Natural Decadence

The lingering moisture after the wettest winter since the late 1940s has kept me inside more days than out. The view from my window has been a slow-motion performance as the brittleness of winter gradually transformed into the various verdant shades of spring. My brain is always a season ahead, which means I’m thinking what needs to be done before the leaves fall and we’re left with skeletons for six months. At that point, I’ll ponder the spring, knowing now that I’ll not stop long enough to really appreciate it when it finally comes.

After the fog lifts, the misty mornings leave us with cool days right now. Forecasters insist that it will be unbearably hot in July and August, but we’ve had only a glimmer of heat in the past ten months. Establishing vegetables has been a challenge this year, but the natural foliage has been stunningly beautiful during our second full spring. There are ferns everywhere, the natives that people pay good money for in nurseries grow in abundance, and of course blackberry plagues my life, having become my greatest nemesis.

The cool wetness brings two things to the surface: slugs and mushrooms. My friend Ronald explained the most successful remedy for the slimy things is beer. These pests are not elitists or hipsters. They like cheap beer, which I place in shallow containers in the herb garden, the asparagus bed, and among the irises like portable pubs in these slug slums.

In the beginning, tiny slugs flock to the beer like fraternity members to a keg party. I come out in the mornings to find the containers filled with dead and bloated revelers. A few weeks later, I realize the beer is lasting longer and the remaining slugs are considerably larger. In a few cases, I’ve discovered sizeable creatures clinging to the outside of my traps, stretching down and audaciously enjoying sips of beer to satisfy their thirsts without ingesting enough to bloat them. Apparently slugs can learn.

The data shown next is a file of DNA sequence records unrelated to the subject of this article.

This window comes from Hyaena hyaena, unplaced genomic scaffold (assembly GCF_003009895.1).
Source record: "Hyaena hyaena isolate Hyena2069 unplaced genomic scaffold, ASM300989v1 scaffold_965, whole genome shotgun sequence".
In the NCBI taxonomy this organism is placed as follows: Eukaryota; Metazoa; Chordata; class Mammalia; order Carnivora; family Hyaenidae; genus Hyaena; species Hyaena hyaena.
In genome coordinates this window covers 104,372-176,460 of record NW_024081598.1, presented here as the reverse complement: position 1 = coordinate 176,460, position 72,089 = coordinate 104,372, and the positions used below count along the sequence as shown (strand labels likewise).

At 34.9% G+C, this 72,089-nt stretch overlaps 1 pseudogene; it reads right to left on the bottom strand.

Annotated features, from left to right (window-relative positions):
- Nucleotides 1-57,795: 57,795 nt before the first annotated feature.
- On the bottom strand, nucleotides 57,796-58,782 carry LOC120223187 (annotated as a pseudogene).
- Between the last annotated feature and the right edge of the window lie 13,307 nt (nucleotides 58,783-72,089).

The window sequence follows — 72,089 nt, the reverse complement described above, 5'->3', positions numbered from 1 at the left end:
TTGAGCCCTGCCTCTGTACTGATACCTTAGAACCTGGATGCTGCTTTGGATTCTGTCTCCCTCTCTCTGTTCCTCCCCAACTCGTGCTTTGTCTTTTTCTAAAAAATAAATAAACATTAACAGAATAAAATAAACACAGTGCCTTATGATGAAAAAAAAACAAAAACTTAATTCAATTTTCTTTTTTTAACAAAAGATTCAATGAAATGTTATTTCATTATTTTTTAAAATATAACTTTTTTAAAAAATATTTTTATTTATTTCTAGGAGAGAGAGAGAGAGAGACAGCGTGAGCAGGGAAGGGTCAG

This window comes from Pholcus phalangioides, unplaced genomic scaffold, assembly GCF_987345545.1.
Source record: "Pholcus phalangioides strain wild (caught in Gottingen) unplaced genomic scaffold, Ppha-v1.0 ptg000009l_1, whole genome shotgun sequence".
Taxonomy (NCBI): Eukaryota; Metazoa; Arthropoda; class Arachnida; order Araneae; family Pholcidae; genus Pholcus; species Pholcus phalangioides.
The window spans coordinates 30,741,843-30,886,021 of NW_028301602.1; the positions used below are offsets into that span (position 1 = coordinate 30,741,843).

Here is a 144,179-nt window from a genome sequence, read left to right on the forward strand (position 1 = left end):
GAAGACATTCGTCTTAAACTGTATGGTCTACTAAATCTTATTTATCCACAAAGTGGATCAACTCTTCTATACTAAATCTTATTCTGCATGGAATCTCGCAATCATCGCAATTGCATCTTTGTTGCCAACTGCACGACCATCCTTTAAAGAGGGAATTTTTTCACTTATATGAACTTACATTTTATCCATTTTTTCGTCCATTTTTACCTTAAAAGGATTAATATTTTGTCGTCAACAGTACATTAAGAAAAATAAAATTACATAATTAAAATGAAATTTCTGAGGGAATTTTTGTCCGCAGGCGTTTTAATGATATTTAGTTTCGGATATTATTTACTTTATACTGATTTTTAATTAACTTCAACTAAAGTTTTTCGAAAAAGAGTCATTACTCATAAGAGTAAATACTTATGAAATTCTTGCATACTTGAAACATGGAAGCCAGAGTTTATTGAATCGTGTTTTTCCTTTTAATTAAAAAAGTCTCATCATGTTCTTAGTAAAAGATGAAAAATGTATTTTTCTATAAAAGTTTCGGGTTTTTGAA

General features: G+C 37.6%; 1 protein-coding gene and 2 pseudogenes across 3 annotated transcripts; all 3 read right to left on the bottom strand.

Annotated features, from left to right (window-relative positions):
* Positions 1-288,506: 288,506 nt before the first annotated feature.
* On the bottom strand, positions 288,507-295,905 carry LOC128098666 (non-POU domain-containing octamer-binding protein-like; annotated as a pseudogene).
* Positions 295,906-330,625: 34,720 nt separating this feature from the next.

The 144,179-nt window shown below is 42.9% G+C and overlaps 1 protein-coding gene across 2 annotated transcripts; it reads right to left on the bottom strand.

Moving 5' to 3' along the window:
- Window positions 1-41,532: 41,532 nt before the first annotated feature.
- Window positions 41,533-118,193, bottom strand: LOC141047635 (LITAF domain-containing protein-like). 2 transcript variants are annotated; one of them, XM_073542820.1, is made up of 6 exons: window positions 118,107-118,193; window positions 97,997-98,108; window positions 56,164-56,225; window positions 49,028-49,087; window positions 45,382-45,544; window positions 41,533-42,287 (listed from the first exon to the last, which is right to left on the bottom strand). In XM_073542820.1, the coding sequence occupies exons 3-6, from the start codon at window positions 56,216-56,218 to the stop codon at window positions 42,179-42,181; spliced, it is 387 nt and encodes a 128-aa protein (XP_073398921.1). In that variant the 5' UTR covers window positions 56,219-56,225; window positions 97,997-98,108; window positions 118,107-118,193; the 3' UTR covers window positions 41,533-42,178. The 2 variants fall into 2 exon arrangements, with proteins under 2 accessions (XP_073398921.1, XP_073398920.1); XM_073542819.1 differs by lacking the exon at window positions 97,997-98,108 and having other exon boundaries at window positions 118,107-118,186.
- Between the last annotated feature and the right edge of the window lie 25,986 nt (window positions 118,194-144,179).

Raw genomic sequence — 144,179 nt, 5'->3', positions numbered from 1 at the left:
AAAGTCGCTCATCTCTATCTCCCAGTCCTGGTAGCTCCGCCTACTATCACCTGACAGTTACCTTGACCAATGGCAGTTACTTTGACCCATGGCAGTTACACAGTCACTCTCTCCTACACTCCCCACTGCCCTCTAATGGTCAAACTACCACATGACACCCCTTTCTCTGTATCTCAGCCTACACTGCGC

According to the mushroom field guide, the most prevalent variety we have is the hallucinogenic, but I’m not willing to risk death to find out for certain. The caps and gills match up but they look very similar to something poisonous. They’re thriving in the manure used to fertilize the asparagus, and the field guide indicates these mushrooms are safe to eat. The same ones are also found along the shaded trails kept green by decomposition.

The rabbits live in those areas, and several times a day they make their way into the open just before dark and again before sunrise to feed and feed and feed. According to another field guide, these rabbits were brought to North America over a hundred years ago and made their way down from Canada. I would’ve been for a wall built to keep them out, but they crossed the border freely to do what rabbits do. We have an average of seven, but that number fluctuates in the warm months. We have hawks and owls in the forest row on the north and the west, which seem to control them unless some of these babies are growing up quickly and going off to Bunny College.

As the slugs grow in length and wisdom, the beer lasts longer. There have been mornings when I’ve tossed it out in order to put out fresh, thinking that the slugs have not only become wiser, they’ve become snobbish. This situation has clearly become a case of me working for them as I gather containers, rinse them out with the hose and replace them carefully before filling them with nice clean beer. Some of the traps are still drawing a crowd, but summer’s approach means fewer and fewer gastropods floating in the hops.